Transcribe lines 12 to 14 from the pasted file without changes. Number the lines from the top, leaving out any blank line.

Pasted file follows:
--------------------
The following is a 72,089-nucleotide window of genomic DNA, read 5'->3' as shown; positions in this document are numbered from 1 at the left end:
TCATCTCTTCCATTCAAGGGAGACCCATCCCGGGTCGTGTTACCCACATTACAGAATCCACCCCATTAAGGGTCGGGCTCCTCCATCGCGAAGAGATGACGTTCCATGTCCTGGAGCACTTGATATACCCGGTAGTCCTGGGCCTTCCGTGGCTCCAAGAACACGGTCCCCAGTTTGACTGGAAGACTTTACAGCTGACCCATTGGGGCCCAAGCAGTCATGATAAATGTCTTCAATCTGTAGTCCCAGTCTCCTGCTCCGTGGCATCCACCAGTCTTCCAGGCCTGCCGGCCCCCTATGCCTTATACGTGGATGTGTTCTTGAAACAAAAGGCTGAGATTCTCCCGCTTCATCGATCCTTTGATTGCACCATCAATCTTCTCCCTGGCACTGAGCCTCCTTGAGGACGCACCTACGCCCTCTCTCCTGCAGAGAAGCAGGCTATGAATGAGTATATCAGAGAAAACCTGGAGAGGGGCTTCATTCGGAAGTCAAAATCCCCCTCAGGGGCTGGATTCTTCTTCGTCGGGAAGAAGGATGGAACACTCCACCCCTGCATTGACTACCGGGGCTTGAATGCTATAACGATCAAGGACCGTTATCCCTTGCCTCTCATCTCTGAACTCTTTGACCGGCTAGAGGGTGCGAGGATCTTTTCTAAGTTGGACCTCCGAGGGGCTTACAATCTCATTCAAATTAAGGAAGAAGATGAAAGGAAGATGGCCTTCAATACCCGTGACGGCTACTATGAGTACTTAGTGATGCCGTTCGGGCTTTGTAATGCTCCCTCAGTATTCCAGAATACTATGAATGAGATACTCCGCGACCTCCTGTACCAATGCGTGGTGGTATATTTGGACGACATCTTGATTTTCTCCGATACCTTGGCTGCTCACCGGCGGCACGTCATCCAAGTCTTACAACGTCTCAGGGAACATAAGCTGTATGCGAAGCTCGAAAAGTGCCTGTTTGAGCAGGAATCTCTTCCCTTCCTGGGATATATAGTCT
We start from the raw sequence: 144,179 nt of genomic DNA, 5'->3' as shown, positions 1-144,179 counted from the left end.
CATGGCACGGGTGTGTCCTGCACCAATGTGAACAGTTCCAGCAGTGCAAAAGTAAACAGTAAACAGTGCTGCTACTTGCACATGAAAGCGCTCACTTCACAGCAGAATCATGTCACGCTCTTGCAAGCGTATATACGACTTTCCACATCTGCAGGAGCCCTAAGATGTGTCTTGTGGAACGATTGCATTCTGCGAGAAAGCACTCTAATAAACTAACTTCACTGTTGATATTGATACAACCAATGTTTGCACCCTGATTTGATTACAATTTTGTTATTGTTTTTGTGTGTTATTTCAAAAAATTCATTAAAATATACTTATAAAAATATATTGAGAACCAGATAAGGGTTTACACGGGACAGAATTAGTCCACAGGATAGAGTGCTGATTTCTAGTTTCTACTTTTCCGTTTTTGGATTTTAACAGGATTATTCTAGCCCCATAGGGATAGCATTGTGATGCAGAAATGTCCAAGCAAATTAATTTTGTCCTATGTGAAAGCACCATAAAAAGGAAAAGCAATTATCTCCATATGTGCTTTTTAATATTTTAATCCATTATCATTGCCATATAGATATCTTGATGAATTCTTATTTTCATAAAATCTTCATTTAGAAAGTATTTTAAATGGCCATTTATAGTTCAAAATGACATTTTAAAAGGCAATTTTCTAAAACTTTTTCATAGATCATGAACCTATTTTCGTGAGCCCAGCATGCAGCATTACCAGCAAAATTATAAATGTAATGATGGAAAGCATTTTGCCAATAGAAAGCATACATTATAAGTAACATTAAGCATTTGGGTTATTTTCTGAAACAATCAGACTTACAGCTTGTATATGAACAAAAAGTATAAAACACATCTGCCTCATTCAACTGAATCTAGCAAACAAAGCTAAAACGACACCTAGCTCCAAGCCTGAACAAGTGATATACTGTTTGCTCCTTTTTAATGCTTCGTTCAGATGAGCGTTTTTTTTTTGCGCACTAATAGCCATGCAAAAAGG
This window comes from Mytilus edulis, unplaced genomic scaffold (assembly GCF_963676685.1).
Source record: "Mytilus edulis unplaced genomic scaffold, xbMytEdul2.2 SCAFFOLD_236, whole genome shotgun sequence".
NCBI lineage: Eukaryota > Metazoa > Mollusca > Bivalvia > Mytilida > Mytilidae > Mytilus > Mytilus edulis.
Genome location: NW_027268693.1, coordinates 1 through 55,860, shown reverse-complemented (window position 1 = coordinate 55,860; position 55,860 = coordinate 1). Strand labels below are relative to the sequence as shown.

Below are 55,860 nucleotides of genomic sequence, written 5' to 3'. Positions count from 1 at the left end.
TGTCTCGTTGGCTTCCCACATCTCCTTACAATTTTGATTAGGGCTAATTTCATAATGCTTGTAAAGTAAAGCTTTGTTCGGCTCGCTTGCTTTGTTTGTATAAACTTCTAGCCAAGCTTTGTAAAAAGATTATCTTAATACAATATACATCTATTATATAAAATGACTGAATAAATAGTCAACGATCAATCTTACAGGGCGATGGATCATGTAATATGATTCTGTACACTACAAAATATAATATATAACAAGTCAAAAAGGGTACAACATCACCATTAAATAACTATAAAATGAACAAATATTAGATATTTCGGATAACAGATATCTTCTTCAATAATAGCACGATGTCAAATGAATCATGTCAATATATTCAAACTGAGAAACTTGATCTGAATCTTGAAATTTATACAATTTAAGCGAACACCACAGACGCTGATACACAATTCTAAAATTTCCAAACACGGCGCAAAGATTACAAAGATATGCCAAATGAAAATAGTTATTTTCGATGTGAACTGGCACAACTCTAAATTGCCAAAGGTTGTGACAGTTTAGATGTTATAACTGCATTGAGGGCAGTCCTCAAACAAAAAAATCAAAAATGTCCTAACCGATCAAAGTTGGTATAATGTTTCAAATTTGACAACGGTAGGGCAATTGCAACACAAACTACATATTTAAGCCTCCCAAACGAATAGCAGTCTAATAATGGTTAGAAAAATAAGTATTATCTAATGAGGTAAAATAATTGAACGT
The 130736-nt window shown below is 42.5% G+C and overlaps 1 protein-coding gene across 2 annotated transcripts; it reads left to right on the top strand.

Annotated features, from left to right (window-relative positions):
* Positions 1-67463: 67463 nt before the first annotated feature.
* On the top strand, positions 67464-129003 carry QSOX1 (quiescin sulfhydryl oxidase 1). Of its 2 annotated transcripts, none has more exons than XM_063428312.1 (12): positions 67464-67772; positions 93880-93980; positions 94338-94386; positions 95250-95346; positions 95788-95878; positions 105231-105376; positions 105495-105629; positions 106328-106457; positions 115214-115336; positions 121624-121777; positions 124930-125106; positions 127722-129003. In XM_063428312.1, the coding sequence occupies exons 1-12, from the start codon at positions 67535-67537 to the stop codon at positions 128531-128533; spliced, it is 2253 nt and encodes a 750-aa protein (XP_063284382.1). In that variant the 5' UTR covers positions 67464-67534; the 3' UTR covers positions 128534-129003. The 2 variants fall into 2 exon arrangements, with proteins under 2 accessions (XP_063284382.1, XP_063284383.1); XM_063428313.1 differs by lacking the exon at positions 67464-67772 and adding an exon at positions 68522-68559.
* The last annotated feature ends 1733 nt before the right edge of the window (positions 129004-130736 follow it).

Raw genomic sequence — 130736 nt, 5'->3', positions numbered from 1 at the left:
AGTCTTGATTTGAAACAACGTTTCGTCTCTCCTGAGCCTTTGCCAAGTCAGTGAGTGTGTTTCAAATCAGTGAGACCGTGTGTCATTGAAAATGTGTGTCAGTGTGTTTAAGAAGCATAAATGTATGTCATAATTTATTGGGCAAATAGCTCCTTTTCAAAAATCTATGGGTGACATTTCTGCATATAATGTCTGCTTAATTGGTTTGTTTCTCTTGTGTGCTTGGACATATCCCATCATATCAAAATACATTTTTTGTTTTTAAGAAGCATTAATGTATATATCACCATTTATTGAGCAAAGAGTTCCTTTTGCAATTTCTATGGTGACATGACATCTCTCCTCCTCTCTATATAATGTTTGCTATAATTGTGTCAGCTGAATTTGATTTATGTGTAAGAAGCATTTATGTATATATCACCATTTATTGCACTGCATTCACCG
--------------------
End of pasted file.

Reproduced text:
Annotated features, from left to right (window-relative positions):
* Positions 1-67463: 67463 nt before the first annotated feature.
* On the top strand, positions 67464-129003 carry QSOX1 (quiescin sulfhydryl oxidase 1). Of its 2 annotated transcripts, none has more exons than XM_063428312.1 (12): positions 67464-67772; positions 93880-93980; positions 94338-94386; positions 95250-95346; positions 95788-95878; positions 105231-105376; positions 105495-105629; positions 106328-106457; positions 115214-115336; positions 121624-121777; positions 124930-125106; positions 127722-129003. In XM_063428312.1, the coding sequence occupies exons 1-12, from the start codon at positions 67535-67537 to the stop codon at positions 128531-128533; spliced, it is 2253 nt and encodes a 750-aa protein (XP_063284382.1). In that variant the 5' UTR covers positions 67464-67534; the 3' UTR covers positions 128534-129003. The 2 variants fall into 2 exon arrangements, with proteins under 2 accessions (XP_063284382.1, XP_063284383.1); XM_063428313.1 differs by lacking the exon at positions 67464-67772 and adding an exon at positions 68522-68559.